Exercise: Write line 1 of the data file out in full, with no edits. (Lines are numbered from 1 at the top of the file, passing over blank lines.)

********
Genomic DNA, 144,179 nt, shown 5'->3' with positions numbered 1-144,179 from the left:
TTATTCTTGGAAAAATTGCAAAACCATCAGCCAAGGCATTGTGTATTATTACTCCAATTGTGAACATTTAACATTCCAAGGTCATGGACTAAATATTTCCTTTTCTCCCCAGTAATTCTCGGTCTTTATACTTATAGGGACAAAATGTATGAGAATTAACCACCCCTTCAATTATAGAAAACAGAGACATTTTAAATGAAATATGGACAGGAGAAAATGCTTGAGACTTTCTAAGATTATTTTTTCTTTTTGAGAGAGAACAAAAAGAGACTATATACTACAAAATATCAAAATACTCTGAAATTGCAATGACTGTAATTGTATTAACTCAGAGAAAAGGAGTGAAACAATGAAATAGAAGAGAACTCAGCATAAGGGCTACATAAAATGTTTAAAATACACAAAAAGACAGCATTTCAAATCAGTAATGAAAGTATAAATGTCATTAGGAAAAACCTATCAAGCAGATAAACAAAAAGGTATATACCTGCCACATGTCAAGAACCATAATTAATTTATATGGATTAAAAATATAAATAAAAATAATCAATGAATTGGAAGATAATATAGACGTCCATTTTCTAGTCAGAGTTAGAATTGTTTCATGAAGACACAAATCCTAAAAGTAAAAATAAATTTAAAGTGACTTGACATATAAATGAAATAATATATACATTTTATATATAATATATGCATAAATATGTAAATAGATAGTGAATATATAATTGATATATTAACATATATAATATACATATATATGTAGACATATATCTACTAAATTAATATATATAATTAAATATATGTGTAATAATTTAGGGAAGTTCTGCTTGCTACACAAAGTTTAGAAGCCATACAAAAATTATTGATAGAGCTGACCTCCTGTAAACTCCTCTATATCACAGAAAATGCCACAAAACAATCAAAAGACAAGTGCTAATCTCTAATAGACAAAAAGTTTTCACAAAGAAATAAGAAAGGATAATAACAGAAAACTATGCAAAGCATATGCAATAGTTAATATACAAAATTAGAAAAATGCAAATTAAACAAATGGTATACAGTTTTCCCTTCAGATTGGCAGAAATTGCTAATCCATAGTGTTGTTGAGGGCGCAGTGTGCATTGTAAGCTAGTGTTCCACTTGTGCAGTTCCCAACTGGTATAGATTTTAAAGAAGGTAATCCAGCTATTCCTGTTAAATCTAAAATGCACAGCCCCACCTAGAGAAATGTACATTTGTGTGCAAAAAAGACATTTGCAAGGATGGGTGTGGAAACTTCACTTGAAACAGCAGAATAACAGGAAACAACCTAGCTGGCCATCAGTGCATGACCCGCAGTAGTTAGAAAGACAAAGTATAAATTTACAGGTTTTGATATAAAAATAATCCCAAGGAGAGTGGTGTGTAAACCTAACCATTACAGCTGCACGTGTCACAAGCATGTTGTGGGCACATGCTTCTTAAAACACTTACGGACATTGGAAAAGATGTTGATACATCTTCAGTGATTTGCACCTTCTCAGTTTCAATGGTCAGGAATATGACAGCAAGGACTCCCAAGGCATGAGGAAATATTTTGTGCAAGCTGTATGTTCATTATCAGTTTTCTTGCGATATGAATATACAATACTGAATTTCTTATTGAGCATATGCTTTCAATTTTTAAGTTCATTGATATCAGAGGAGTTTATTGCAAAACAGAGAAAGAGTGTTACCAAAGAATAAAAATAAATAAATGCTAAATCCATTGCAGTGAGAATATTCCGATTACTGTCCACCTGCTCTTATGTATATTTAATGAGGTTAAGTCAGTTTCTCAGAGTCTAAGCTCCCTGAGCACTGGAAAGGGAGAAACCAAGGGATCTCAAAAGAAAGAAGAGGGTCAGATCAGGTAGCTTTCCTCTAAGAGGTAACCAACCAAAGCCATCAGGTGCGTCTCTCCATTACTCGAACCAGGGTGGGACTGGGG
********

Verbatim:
Genomic DNA, 144,179 nt, shown 5'->3' with positions numbered 1-144,179 from the left: